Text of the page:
|Cited Patent||Filing date||Publication date||Applicant||Title|
|US4206758 *||Apr 24, 1978||Jun 10, 1980||Allen & Hanburys Limited||Device for dispensing medicaments|
|US4509515 *||Feb 7, 1983||Apr 9, 1985||Fisons Plc||Inhalation device|
|US5165391||Aug 2, 1991||Nov 24, 1992||Chiesi Farmaceutici S.P.A.||Device for mouth-inhaling aerosol medicaments|
|US5178138||Sep 11, 1990||Jan 12, 1993||Walstrom Dennis R||Drug delivery device|
|US5318016||Mar 30, 1993||Jun 7, 1994||We Pharmaceuticals, Inc.||Inhalation device|
|US5477849||May 31, 1994||Dec 26, 1995||Fry; Stephen||Spacer for medication inhaler|
|US5676130||Mar 18, 1996||Oct 14, 1997||Boehringer Ingelheim Gmbh, Inc.||Separator for powdered inhalers|
|US5816240||Mar 13, 1997||Oct 6, 1998||Techbase Pty. Ltd.||Spacer|
|US5875776||Apr 9, 1996||Mar 2, 1999||Vivorx Pharmaceuticals, Inc.||Dry powder inhaler|
|US6030363 *||Apr 15, 1998||Feb 29, 2000||Science Incorporated||Medicament dispenser|
|US6039042||Feb 23, 1998||Mar 21, 2000||Thayer Medical Corporation||Portable chamber for metered dose inhaler dispensers|
|US6095141 *||Jun 7, 1999||Aug 1, 2000||Sheffield Pharmaceuticals, Inc.||Methods and apparatus for delivering aerosolized medication|
|US6257231||Dec 3, 1998||Jul 10, 2001||Ferraris Medical, Inc.||Aerosol enhancement|
|US6435176 *||Jan 23, 1995||Aug 20, 2002||Astra Aktiebolag||Spacer for use with a metered dose inhaler|
|US20020026935 *||Aug 15, 2001||Mar 7, 2002||Trudell Medical International.||Aerosol medication delivery apparatus and system|
|GB2110543A||Title not available|
|GB2299512A||Title not available|
|WO1991000117A1||Jul 4, 1990||Jan 10, 1991||Fisons Plc||Aerosol holding chamber|
|WO1993011817A1||Dec 16, 1992||Jun 24, 1993||The University Of Melbourne||Improvements in the administration of aerosol compounds|
|WO1997012639A1||Oct 3, 1995||Apr 10, 1997||Arthur Slutsky||Medicament inhaler|
|WO1998019727A1 *||Oct 29, 1997||May 14, 1998||E.I. Du Pont De Nemours And Company||Build-up resistant spacers for metered dose inhalers|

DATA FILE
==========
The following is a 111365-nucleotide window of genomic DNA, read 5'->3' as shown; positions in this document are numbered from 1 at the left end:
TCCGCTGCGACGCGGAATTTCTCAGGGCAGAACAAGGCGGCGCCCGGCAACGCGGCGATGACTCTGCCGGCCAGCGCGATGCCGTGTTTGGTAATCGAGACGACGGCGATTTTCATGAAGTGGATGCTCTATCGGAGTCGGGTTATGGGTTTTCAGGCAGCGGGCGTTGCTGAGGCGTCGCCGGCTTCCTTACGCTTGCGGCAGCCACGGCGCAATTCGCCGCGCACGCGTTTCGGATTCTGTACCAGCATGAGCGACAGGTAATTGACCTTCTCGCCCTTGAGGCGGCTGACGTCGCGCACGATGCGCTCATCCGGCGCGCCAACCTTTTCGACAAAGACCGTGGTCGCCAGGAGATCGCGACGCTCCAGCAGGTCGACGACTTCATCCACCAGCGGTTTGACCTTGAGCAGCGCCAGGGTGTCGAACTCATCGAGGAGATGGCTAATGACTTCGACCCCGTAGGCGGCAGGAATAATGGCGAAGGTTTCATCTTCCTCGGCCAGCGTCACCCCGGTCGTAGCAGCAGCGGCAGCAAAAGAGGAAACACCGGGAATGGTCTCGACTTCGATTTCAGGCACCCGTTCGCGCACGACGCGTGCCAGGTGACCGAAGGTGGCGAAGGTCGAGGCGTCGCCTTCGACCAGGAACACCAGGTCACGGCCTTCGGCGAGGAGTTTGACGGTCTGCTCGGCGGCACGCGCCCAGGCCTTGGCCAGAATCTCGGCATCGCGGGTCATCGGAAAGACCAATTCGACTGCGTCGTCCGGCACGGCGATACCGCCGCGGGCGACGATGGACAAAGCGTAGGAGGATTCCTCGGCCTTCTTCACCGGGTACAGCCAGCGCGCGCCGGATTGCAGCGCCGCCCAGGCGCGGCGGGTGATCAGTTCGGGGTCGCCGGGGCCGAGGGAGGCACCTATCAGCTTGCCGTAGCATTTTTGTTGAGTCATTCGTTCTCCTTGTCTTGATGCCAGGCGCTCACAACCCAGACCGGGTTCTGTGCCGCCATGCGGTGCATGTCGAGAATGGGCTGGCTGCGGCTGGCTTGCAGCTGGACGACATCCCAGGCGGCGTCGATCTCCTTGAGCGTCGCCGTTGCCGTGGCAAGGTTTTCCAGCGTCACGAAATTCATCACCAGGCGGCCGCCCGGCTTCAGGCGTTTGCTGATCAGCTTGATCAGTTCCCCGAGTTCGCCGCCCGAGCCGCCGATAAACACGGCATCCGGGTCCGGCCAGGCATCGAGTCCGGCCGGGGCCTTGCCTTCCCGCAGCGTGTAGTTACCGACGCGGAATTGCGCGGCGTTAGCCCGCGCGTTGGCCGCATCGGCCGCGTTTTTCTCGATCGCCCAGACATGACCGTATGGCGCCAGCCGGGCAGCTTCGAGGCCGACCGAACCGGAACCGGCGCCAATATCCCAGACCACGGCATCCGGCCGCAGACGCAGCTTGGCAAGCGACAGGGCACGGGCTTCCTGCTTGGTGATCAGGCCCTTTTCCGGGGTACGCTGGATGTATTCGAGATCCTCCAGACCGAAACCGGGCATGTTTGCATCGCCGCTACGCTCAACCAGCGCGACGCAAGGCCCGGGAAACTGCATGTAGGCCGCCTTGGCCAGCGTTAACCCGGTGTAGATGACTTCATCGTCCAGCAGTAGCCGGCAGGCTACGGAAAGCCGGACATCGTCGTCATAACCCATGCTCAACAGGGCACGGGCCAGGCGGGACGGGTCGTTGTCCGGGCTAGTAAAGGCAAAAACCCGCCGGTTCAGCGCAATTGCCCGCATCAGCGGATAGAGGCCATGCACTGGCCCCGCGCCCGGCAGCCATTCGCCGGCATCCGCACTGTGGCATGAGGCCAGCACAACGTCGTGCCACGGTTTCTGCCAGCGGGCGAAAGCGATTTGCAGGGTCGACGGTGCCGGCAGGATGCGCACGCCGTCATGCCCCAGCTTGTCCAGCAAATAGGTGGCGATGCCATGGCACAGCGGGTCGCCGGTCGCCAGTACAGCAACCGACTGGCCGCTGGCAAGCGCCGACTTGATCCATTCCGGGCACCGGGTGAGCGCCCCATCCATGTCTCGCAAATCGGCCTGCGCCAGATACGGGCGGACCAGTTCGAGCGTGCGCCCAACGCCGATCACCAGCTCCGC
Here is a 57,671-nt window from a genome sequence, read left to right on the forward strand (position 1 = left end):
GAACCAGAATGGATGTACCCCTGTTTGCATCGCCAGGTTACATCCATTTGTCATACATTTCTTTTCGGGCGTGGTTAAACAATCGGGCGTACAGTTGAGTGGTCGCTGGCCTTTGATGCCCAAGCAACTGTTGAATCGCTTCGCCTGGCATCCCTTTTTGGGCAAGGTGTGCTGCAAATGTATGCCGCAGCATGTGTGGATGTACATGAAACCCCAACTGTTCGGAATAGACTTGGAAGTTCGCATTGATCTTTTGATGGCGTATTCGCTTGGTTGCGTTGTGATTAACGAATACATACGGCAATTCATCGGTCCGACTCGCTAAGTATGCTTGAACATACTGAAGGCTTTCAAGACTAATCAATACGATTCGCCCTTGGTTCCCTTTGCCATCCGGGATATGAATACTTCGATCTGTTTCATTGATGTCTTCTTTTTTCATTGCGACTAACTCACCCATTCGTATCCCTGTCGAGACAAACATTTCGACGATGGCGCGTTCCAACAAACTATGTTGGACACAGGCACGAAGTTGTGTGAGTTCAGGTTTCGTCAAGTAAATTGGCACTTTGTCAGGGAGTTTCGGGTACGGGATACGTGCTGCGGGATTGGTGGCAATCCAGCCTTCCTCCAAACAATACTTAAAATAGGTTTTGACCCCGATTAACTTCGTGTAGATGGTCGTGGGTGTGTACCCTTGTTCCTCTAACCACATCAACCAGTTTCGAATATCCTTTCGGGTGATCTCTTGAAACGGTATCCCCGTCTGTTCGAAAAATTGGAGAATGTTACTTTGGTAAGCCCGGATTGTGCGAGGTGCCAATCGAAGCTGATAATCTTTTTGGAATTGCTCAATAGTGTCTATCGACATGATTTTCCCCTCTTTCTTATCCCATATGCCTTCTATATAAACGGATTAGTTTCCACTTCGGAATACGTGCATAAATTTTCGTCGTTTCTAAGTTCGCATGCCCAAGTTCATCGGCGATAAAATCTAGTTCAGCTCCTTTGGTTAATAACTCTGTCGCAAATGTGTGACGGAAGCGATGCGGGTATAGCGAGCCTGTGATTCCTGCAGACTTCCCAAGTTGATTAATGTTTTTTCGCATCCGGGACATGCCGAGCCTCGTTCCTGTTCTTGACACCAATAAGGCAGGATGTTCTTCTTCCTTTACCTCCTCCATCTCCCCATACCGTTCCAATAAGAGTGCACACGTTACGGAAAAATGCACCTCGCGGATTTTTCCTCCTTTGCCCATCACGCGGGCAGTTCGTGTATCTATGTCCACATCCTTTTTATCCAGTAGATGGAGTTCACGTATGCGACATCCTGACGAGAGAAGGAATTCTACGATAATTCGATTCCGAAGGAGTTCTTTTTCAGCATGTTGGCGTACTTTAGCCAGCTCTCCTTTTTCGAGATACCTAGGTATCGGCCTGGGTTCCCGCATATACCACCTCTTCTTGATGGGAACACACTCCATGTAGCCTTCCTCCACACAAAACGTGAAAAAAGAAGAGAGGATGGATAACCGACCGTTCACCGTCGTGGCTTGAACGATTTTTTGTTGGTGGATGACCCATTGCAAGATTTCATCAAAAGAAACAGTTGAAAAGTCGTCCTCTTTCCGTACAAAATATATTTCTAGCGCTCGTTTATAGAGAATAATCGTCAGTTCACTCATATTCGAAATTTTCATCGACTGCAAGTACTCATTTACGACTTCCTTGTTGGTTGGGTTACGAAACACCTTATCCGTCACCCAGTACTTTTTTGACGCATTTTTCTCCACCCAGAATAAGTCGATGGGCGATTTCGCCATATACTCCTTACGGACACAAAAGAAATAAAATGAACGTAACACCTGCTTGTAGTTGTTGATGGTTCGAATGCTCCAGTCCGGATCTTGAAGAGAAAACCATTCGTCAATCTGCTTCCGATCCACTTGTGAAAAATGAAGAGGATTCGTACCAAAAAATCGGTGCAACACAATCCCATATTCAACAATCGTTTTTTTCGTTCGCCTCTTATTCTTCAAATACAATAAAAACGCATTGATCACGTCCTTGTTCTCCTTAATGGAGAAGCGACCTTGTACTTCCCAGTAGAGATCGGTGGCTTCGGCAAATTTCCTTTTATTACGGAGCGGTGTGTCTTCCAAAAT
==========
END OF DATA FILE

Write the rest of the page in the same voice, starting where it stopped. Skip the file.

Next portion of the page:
|Citing Patent||Filing date||Publication date||Applicant||Title|
|US8061352||Nov 22, 2011||Trudell Medical International||Aerosol delivery apparatus and method|
|US8074642||Dec 13, 2011||Trudell Medical International||Visual indicator for an aerosol medication delivery apparatus and system|
|US8550067||Dec 7, 2011||Oct 8, 2013||Trudell Medical International||Visual indicator for an aerosol medication delivery apparatus and system|
|US9179691||Oct 8, 2008||Nov 10, 2015||Aerodesigns, Inc.||Delivering aerosolizable food products|
|US20070204864 *||May 8, 2007||Sep 6, 2007||Trudell Medical International||Aerosol Delivery Apparatus And Method|
|US20140338662 *||Sep 11, 2012||Nov 20, 2014||Protecsom||Inhalation Chamber to be Built Into a Circuit of a Mechanical-Ventilation Respiratory Device|
|USD735316 *||Mar 11, 2013||Jul 28, 2015||Fsc Laboratories, Inc.||Inhalation spacer|
|USD744636 *||Jun 12, 2013||Dec 1, 2015||Clement Clarke International Limited||Spacer for inhaler|
|USD757246||Jun 10, 2015||May 24, 2016||Fsc Laboratories, Inc.||Inhalation spacer|
|U.S. Classification||128/200.14, 128/203.12, 128/200.23, 128/200.22|
|International Classification||A61M11/00, A61M15/00|
|Cooperative Classification||A61M2205/0233, A61M15/0086|
|Dec 28, 2011||FPAY||Fee payment|
Year of fee payment: 4
|Jan 13, 2016||FPAY||Fee payment|
Year of fee payment: 8